Strategy Meets Performance Blog

Why People Hate Resolutions and Five Steps to Reaching your Goals

Each new year, many Americans resolve to change something that will help improve their lives in some way. These well-intentioned resolutions start out positive enough. “I want to spend more quality time with my kids,” “I want to lose weight,” I want to be a better leader….” And the list goes on. You’ve all heard it in January; and then we don’t really hear about the resolution again…until maybe the following year.

Motivation and Resolutions

The case for people’s desire and struggle for change is shown through a simple search on Google.

  • “Motivate me” showed 6 million+ results,
  • “New year’s resolution” showed 25 million+ results
  • “Change habits” showed 149 million results and
  • “I hate resolutions” showed 206 million results

So what does this mean? We want to make changes and improve our life, even create new habits. We just hate the concept of making a grand unilateral resolve to do it. Why? Because change is hard and we usually make it worse by making our goals too lofty and setting our standards at “perfection or bust.” Even if we set proper goals that are SMART goals (Specific, Measurable, Achievable, Realistic and Tied to a Timetable), many people are challenged with following up on the goal throughout the year.

The First Step: Start or Stop

If you want to change something in your life, you have to make a plan to start or stop doing something for 30 days. I am not preaching this because of Google engineer Mat Cutts’ TED talk (which is a great supplement to this article). I’m saying this because I have personally benefited from this model. I was first inspired when I learned that during Lent, Catholics give something up for 40 days. I thought this was a brilliant idea and asked my husband if he wanted to give up meat for 40 days, thinking he would scoff at the idea and perhaps thinking I might not have to re-learn how to cook with just vegetables.

He loved the idea and 40 days later, it was me who did not want to go back to meat. My cravings had been curbed, I had learned how to cook with vegetables and it was going to improve my genetically-elevated cholesterol levels (which are now out of the danger zone).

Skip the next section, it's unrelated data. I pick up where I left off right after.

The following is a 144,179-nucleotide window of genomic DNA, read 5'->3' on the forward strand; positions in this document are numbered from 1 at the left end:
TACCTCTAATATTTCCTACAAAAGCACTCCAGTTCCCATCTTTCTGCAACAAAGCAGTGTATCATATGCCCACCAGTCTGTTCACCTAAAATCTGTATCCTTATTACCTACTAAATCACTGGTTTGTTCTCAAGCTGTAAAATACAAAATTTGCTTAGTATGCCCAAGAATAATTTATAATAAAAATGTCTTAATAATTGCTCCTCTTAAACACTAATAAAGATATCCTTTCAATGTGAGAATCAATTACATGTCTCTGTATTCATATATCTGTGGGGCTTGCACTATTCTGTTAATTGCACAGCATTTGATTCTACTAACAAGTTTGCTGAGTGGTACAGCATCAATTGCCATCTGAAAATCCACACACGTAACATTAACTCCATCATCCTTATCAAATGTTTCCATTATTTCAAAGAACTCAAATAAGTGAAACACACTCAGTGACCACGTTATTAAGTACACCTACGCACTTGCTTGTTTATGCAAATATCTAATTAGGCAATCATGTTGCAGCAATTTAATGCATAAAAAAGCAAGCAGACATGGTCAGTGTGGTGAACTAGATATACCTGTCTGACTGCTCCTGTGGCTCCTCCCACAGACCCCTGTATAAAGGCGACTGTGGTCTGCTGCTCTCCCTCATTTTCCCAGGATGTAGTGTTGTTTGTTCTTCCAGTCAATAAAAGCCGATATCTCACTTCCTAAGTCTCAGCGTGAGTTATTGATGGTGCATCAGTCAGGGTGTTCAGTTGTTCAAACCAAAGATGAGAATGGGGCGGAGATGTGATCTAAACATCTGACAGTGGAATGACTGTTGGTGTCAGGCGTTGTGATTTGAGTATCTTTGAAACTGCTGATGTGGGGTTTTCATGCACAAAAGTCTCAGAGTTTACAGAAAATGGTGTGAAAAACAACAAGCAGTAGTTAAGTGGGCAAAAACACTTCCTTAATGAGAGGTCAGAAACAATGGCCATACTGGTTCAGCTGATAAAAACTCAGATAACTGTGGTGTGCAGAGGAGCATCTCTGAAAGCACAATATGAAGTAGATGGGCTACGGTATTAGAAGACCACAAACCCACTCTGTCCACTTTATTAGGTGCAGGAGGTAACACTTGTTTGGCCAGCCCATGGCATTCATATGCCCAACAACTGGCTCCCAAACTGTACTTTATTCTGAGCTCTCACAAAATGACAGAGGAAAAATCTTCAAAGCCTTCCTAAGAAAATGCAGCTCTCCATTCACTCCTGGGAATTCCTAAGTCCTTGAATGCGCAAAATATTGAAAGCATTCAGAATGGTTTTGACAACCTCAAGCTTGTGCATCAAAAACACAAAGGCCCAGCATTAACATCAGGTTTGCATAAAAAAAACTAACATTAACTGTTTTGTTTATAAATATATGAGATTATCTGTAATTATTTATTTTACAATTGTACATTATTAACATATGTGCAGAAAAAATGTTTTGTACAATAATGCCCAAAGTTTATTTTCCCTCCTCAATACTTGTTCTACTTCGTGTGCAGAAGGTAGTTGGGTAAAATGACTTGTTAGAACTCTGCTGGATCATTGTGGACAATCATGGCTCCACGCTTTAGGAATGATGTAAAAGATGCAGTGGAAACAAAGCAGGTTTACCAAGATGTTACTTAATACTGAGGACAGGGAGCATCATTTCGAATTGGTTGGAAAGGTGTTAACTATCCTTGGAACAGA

Making it Stick for 30 days

So rather than using big broad resolutions, here’s how the first few broad resolutions can be turned into specific 30-day habit-changers:

  • Rather than resolving to spend more quality time with your kids (broad resolution) — you could commit to spending two hours a day with your children that is uninterrupted by checking your email or PDA (specific).
  • Rather than saying you want to lose weight, you could commit to not drinking beer (if you are consistently at a place where everybody knows your name) or having salad for lunch every day for a week (start with small goals!).
  • If you want to be a better leader, you can decide to thank one employee each day for his or her contributions.

Five Steps to Changing your Habits

  1. Identify the issue and how it manifests itself.
  2. Ask yourself the following three questions: What would happen if you could improve this issue? How would you feel? What would be different at home or work?
  3. Write out what you need to start or stop doing for 30 days to create a new habit.
  4. Identify what you have to change in your external environment or daily life to create this new habit.
  5. Find at least one person who will support you with this habit change.

Here is an example:

  1. Identify the issue and how it manifests itself.
    I want to improve my leadership style by becoming less stressed out at work. When I’m stressed out, people avoid me and I hurt employees’ feelings.
  2. Ask yourself the following three questions: What would happen if you could improve this issue? How would you feel? What would be different at home or work?
    If I could improve this, I would feel more in control and relaxed. My employees would not be so afraid to approach me and I could be more fun and spontaneous with my spouse and children.
  3. Write out what you need to start or stop doing for 30 days to create a new habit. I could do a power walk for 30 minutes each morning because I’ve noticed when I exercise, I feel better all around.
  4. Identify what you have to change in your external environment or daily life to create this new habit. I would have to wake up 40 minutes earlier to do this, counting the time to change and take a swig of coffee.
  5. Find at least one person who will support you with this habit change.
    I can ask my spouse to check in with me.

The hardest part of the 30-day goal is just starting it. There will be days when you want to skip it, but once you start seeing results (happier kids, a fitter physique, a more productive and engaged team) you’ll not only want to continue your goal, you’ll become interested in starting new ones.

In the words of Vince Lombardi , “The difference between a successful person and others is not a lack of strength, not a lack of knowledge, but rather a lack of will.” You can succeed at reaching your goals if you have the will to achieve them.

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